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The story of Huang Qi,
July 6, 2000 9:14 AM   Subscribe

The story of Huang Qi, the man who started the first human-rights website in China, is one of the most depressing internet stories I've read. Now that he is jailed for "subverting state power," no US internet firms are sticking for him, as they're too busy trying to market their sites and services in China. I've participated in protests before, but I really wish we could get together and protest bigger things, things that might improve or save others' lives. I hope the proposed data havens like Sealand get online and allow sites such as Qi's to continue.
posted by mathowie (3 comments total)

 
I agree. Sort of. The problem with Sealand/HavenCo is that is *very* expensive. For things like this I prefer the mass distribution strategy. Mirror the content all over the place.

But I don't think that's the issue here. I'd love to mirror Huang Qi's articles. But I can't because he's not writing anything. He's in jail. And since we're talking about China, he's probably screwed.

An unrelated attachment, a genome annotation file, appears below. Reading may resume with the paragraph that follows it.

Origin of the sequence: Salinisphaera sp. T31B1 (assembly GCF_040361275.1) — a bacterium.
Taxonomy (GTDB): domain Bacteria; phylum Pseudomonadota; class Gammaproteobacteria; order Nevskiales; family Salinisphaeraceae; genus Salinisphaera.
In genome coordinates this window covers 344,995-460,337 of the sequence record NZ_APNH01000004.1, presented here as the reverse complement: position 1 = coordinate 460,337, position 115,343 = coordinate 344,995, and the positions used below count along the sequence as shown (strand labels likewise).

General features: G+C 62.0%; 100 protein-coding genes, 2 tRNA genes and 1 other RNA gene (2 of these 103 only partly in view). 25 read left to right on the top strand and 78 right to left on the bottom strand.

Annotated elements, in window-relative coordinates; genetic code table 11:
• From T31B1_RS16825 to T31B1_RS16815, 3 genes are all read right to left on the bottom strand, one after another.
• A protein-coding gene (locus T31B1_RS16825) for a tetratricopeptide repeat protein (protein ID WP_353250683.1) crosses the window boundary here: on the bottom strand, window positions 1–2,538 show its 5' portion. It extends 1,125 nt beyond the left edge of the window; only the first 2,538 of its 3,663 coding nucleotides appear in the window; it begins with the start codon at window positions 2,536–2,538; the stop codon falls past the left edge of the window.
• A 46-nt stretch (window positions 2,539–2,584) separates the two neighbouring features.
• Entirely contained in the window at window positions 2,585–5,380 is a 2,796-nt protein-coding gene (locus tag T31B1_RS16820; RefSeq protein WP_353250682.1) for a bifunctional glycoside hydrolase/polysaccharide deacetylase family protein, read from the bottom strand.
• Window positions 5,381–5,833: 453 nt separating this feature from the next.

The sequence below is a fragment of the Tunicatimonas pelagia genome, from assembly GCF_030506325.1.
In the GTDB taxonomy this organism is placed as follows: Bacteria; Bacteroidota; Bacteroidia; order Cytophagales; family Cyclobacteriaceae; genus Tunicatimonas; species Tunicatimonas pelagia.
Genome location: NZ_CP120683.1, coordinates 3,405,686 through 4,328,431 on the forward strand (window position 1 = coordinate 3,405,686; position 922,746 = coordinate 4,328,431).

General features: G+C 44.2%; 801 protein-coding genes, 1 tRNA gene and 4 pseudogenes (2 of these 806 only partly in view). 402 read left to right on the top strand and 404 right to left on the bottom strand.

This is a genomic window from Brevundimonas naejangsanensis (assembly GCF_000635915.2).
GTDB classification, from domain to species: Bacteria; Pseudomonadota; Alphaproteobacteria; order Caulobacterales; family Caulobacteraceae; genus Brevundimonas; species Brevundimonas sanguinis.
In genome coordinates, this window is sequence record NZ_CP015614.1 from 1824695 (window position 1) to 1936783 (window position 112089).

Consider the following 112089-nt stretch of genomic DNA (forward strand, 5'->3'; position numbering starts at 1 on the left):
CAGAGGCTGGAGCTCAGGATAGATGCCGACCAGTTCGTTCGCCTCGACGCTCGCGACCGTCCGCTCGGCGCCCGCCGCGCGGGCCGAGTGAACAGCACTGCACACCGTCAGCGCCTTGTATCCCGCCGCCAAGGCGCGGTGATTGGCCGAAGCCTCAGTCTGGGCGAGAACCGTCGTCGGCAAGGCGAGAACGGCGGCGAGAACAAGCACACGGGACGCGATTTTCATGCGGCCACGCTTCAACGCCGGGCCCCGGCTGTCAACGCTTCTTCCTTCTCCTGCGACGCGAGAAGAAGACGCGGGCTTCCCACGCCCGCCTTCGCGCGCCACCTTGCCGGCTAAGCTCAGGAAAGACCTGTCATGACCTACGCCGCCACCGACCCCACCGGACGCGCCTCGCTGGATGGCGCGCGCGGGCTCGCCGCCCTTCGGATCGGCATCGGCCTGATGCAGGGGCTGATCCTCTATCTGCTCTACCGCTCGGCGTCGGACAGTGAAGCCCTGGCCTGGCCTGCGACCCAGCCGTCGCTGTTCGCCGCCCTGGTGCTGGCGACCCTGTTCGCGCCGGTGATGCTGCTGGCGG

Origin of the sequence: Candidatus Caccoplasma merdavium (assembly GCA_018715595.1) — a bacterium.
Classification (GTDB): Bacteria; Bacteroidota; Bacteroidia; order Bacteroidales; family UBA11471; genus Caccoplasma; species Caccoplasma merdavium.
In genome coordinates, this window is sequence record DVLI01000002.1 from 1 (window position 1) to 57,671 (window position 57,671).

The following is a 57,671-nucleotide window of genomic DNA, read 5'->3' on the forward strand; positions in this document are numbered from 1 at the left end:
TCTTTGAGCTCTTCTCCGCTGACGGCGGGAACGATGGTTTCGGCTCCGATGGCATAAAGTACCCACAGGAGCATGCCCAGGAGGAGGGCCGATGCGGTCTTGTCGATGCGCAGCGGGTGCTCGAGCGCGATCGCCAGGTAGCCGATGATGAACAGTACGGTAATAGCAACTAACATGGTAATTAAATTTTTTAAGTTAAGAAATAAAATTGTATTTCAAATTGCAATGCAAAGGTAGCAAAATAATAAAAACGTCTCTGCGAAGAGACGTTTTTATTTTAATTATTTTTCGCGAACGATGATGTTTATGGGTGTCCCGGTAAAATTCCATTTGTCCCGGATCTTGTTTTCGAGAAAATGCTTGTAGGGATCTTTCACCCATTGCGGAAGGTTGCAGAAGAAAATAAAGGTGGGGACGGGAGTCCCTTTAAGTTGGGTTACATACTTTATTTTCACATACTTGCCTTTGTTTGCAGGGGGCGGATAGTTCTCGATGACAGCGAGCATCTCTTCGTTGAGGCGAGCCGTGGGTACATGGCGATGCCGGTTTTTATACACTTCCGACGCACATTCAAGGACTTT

All we can do is make a lot of noise as individuals. I'll put this up on my site tomorrow. But that won't do anything. If you feel that governments shouldn't be able to shut down critical websites without protest, you should too. We need some sort of virus style growth so that it gets into the media and becomes an issue.
posted by y6y6y6 at 12:50 PM on July 6, 2000




I'd love to start a "clearing house" of sorts for sites and info that needs to be mirrored. Disk space and bandwidth (at least when you buy in quantity) are cheap. Does anyone know if anything like this is going on yet?
posted by katchomko at 11:58 PM on July 6, 2000


This article involving the Sealand CTO has some interesting information. Especially the first part. It mainly talks about the logistics of doing this.

This service is close, but not really what you're thinking of. Related interesting stuff here.
posted by y6y6y6 at 5:22 AM on July 7, 2000


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